When a decision says the Court finds much of the reasoning in Bausch, Stengel, and Hughes particularly persuasive, you don’t have to be the Amazing Kreskin to guess that we aren’t going to like the ruling. You just need to be a regular reader of this blog.
Unfortunately, that’s precisely what Waltenburg v. St. Jude Medical, Inc., 2014 U.S. Dist. LEXIS 98369 at *35, *56 (W.D. Ken. Jul. 18, 2014) does say. We’ll give the opinion some credit for a fairly thorough discussion of the relevant case law going both ways on preemption and TwIqbal – but it loses most of its appeal by landing at the wrong end of the spectrum.
The case involves an implantable cardioverter defibrillator (ICD). Plaintiff alleges that certain of the wires (or leads) have eroded causing the ICD to inappropriately administer electrical shocks to plaintiff. Id. at *1-3. The ICD is a Class III, PMA medical device. Defendant moved to dismiss the complaint based on preemption and TwIqbal.
The court examined the sufficiency of the pleadings first, framing the question as
is it sufficient to allege that the Defendants violated FDA regulations by deviating from the FDA-approved processes and procedures in the PMA or, instead, must the Plaintiffs identify the particular FDA regulations and set forth facts pointing to the particular PMA requirements that are alleged to have been violated?
Id. at *25. We believe the latter is the appropriate standard and the court acknowledged it is one that has been adopted by many courts. Persuaded by Bausch, however, the court employed the former. The former sounds to us a lot like “magic words” pleading that doesn’t meet the TwIqbal “plausible on its face” requirement. This blog is loaded with decisions that say referencing violations of FDA regulations in the abstract without identifying the particular regulation and violation isn’t enough for Rule 8 or for preemption. Here, the court acknowledges that the complaint doesn’t identify the specific PMA requirements allegedly violated, but then concludes that “the absence of such details can hardly provide a solid basis for dismissing their claims at this stage.” Id. at *35. Isn’t that precisely what TwIqbal says? The allegations in a complaint must rise above the speculative level.
Having decided that the complaint need not identify the specific regulations allegedly violated, the court also found that plaintiff Waltenburg’s complaint wasn’t as bad as others that had been dismissed. From the opinion, we gather that the complaint did contain some “allegations as to how Defendants deviated from the specifications in the PMA.” Id. at *34, *38-40. Still doesn’t look like much meat on the bones, but it does appear to contain a bit more than we are used to seeing.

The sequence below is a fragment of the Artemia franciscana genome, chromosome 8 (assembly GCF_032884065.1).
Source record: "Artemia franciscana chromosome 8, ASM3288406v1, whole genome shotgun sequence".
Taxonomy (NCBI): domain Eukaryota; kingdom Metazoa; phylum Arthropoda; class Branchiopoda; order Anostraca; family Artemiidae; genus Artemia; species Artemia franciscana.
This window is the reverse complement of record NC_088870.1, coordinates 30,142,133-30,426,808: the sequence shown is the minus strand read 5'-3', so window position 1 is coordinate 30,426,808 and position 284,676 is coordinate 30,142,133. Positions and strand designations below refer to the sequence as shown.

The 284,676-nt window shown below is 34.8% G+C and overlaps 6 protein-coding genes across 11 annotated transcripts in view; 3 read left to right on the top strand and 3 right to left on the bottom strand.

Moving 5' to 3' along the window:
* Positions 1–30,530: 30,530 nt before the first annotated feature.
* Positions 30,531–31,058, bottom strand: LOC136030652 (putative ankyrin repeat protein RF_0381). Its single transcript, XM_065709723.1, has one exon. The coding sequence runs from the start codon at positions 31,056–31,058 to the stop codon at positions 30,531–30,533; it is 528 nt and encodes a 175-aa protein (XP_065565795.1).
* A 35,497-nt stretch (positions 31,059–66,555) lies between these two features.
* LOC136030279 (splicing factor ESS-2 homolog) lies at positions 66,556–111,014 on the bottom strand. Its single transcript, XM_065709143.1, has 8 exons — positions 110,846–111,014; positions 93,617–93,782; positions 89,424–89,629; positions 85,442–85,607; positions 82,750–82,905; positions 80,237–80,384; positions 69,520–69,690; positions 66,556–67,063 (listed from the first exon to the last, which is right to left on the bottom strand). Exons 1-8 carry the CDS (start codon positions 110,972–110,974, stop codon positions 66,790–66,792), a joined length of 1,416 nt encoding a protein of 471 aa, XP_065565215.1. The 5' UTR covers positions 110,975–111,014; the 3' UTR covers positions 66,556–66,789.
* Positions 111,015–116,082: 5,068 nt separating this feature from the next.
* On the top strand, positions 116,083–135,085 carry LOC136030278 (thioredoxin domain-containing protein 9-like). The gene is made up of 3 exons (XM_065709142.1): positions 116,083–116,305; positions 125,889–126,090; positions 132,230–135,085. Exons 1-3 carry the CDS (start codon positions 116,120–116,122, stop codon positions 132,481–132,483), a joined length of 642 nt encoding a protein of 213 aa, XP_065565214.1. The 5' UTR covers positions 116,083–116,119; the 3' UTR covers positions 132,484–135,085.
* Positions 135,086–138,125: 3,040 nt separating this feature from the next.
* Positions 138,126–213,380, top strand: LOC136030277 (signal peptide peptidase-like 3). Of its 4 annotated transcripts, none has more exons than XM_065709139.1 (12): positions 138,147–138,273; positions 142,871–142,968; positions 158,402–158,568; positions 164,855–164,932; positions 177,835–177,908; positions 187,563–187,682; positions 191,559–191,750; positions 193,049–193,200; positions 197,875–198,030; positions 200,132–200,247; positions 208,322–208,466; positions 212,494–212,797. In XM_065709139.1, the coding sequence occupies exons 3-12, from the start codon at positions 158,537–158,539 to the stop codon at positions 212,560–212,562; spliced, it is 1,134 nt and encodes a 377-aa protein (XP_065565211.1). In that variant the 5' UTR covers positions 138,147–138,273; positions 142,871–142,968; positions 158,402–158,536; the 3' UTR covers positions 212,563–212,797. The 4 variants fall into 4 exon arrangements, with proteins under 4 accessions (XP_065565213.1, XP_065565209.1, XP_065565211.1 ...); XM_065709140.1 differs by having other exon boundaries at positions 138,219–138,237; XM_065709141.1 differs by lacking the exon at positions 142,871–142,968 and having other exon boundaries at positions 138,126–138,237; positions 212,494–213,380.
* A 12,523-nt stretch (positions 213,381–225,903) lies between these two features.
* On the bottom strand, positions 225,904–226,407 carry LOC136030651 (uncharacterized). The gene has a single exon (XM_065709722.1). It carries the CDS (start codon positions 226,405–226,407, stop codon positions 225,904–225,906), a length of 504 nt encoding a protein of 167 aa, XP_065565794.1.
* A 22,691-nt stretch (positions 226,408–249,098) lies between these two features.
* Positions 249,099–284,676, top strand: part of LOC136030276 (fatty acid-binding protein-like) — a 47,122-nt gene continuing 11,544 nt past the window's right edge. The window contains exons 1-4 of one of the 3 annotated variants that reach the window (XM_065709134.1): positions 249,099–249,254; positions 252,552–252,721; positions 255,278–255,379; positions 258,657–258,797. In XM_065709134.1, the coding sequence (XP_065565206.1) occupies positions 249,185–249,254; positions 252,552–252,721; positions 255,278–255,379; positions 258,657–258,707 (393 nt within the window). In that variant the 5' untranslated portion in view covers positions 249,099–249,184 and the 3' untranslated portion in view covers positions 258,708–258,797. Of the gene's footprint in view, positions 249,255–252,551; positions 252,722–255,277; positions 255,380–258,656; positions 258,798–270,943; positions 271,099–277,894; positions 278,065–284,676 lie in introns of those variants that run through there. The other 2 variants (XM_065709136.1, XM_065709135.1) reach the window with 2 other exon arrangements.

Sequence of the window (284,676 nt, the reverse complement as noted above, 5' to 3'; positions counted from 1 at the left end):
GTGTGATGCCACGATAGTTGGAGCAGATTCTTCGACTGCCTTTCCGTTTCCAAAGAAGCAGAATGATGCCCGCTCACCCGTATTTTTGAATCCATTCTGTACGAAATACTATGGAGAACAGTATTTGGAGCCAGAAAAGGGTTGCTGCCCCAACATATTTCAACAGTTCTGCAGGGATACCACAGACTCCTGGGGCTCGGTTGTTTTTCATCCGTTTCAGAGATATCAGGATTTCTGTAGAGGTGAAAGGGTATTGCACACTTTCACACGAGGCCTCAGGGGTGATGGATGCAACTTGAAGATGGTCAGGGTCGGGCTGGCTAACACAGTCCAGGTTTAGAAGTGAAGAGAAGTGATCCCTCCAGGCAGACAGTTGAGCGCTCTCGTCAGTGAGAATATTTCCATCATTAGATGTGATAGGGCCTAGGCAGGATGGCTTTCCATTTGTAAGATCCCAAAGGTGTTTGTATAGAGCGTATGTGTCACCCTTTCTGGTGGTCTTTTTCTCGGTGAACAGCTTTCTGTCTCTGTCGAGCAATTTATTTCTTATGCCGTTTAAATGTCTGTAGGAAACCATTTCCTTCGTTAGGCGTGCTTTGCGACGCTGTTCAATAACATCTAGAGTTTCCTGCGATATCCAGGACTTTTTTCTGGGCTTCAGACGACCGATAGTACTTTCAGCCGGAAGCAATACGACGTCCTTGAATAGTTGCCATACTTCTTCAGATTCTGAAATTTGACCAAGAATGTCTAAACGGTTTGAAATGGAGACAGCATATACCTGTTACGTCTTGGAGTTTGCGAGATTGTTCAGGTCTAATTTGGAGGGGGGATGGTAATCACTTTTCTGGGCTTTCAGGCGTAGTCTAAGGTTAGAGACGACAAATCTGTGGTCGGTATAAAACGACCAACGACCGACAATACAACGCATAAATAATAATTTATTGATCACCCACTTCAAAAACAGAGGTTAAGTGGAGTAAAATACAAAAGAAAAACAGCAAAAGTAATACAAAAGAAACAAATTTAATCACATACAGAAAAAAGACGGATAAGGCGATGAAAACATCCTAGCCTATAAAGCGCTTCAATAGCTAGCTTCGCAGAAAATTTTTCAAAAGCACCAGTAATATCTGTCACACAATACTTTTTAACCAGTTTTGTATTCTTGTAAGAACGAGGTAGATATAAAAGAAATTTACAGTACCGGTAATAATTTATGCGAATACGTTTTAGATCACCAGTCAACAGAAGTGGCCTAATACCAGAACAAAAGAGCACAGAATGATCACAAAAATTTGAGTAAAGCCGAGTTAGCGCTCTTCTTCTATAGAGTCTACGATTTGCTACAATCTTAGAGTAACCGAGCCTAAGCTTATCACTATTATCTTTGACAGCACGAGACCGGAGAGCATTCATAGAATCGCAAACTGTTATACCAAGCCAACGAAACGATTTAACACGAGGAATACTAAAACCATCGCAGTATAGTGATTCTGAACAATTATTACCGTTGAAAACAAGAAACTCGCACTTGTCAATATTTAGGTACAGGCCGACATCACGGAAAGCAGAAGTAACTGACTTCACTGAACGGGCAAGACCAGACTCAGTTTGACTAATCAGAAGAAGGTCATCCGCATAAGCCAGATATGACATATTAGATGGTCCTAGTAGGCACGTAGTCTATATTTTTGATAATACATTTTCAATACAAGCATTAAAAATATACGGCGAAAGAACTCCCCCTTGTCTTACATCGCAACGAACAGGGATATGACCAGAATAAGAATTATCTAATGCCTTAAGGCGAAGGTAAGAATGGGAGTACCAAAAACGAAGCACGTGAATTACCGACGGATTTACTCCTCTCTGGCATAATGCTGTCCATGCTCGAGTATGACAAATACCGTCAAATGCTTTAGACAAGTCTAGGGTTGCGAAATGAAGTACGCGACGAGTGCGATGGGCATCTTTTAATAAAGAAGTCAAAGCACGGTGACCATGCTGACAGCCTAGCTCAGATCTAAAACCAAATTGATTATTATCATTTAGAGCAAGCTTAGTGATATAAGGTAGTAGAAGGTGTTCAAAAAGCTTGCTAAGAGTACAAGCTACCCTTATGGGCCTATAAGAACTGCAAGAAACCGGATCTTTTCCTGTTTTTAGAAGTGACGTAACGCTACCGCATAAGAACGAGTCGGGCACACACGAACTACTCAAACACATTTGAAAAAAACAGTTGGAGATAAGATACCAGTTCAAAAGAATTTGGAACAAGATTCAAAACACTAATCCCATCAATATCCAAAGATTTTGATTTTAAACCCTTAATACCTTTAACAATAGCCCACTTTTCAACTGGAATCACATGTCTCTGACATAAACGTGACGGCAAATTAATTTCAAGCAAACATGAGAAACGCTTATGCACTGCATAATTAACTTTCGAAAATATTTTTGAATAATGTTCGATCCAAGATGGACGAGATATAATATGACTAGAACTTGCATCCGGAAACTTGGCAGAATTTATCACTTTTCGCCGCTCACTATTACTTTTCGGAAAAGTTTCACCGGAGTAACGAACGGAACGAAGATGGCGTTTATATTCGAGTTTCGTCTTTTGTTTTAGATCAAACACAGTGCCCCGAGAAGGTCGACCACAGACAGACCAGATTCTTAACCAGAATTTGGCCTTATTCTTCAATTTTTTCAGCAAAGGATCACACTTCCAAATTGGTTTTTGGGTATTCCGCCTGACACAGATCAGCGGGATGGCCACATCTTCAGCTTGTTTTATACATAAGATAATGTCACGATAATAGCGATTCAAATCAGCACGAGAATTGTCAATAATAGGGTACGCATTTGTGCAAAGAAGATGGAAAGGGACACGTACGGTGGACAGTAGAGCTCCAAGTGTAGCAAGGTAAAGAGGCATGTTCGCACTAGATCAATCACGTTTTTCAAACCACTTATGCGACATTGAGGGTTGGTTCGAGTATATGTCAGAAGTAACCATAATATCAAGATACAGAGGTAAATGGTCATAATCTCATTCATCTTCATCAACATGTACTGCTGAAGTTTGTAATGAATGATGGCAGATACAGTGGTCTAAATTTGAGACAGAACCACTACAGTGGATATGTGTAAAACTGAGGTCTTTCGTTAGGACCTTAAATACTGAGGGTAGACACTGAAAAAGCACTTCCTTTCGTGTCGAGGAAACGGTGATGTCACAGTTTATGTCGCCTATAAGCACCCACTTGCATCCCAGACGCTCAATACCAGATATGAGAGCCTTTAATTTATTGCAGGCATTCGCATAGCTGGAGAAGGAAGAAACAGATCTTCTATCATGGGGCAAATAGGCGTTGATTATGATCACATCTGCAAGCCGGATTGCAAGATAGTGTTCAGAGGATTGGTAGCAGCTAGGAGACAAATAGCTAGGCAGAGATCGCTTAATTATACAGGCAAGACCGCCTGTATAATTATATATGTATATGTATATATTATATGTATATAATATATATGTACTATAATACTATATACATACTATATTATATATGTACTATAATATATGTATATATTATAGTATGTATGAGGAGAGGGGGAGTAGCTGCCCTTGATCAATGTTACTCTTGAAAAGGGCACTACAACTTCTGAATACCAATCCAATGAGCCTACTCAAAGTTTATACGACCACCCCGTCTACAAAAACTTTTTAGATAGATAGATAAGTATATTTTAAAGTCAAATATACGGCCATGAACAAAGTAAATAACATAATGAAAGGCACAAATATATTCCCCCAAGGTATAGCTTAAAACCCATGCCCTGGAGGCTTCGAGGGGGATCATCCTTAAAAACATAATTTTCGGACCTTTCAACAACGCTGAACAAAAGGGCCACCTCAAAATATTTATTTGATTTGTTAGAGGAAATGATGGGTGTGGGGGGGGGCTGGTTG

Moving on to preemption, the court’s analysis is hamstrung by its ruling that the non-specific allegations were sufficient. One bad decision begets another. Defendant argued that plaintiff’s strict liability and negligent manufacturing defect claims were expressly preempted because they were not parallel to the PMA requirements for the device. Id. at *40. The court essentially says we don’t know if the claims are parallel or not because there isn’t enough detail in the complaint, so we’ll let the claims stand. Id. at *45-48. And we’re right back to the purpose of Twiqbal in the first place. If there aren’t enough well-documented and well-supported facts in the complaint to allow the court “to draw a reasonable inference that the defendant is liable,” the claim should be dismissed. Ashcroft v. Iqbal, 556 U.S. 662, 678 (2009). Instead, the court ruled that because it was not requiring plaintiff to allege specific violations, the court “is unable to compare the particular state and federal requirements at issue.” Waltenburg, 2014 U.S. Dist. LEXIS 98369 at *46. We can think of a way this could be achieved. Dismiss the complaint and require plaintiff to re-file one that meets federal pleadings standards. Rather, the court invites defendant to re-raise preemption at the summary judgment stage, after expensive and time-consuming discovery.
Unfortunately, Bausch wasn’t the only case this court found persuasive. It also decided to take a page from Stengel andHughes and allow plaintiff to assert a failure to warn claim based on failure to report adverse events to the FDA. Id. at *52-57. The court found that plaintiff’s failure to report claim is “based on Defendants’ failure to comply with FDA regulations” and therefore not preempted. Id. at *56-57. Adhering to the Stengel andHughes misapplication of Buckman, the court also concluded that the claim was not impliedly preempted. And, like those other courts, the Waltenburg court also glosses over defendant’s very legitimate argument that there is no state law duty to report to the FDA.
With an abundance of precedent going the other way, it is disappointing to see a court swayed by some of our least favorite decisions. While the decision leaves the door open to re-visiting these issues after discovery that’s a step back from the heightened TwIqbal pleading standards that we aren’t happy to see. Maybe one of Kreskin’s New Year’s Day predictions for 2015 will be the demise of Bausch, Stengel, and Hughes. We can dream.